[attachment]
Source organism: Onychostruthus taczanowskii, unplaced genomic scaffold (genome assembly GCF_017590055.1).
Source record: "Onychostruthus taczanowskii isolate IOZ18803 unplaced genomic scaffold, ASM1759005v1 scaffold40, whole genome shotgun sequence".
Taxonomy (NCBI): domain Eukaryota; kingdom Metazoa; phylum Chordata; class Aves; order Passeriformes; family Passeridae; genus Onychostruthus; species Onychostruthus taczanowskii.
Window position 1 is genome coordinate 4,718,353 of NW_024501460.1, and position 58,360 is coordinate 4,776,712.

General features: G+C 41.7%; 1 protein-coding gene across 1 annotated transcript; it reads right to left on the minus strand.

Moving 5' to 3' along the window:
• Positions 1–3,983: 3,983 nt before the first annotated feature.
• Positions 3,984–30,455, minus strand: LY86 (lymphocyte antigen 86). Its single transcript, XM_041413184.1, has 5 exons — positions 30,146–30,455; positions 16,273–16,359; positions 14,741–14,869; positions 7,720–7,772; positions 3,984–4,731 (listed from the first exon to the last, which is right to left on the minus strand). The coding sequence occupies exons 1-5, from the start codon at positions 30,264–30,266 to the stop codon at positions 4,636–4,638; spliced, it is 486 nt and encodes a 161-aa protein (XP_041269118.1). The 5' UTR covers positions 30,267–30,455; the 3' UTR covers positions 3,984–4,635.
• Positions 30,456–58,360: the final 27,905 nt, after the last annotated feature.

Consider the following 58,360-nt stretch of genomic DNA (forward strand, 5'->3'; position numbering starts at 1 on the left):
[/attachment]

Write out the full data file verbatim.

Source organism: Onychostruthus taczanowskii, unplaced genomic scaffold (genome assembly GCF_017590055.1).
Source record: "Onychostruthus taczanowskii isolate IOZ18803 unplaced genomic scaffold, ASM1759005v1 scaffold40, whole genome shotgun sequence".
Taxonomy (NCBI): domain Eukaryota; kingdom Metazoa; phylum Chordata; class Aves; order Passeriformes; family Passeridae; genus Onychostruthus; species Onychostruthus taczanowskii.
Window position 1 is genome coordinate 4,718,353 of NW_024501460.1, and position 58,360 is coordinate 4,776,712.

General features: G+C 41.7%; 1 protein-coding gene across 1 annotated transcript; it reads right to left on the minus strand.

Moving 5' to 3' along the window:
• Positions 1–3,983: 3,983 nt before the first annotated feature.
• Positions 3,984–30,455, minus strand: LY86 (lymphocyte antigen 86). Its single transcript, XM_041413184.1, has 5 exons — positions 30,146–30,455; positions 16,273–16,359; positions 14,741–14,869; positions 7,720–7,772; positions 3,984–4,731 (listed from the first exon to the last, which is right to left on the minus strand). The coding sequence occupies exons 1-5, from the start codon at positions 30,264–30,266 to the stop codon at positions 4,636–4,638; spliced, it is 486 nt and encodes a 161-aa protein (XP_041269118.1). The 5' UTR covers positions 30,267–30,455; the 3' UTR covers positions 3,984–4,635.
• Positions 30,456–58,360: the final 27,905 nt, after the last annotated feature.

Consider the following 58,360-nt stretch of genomic DNA (forward strand, 5'->3'; position numbering starts at 1 on the left):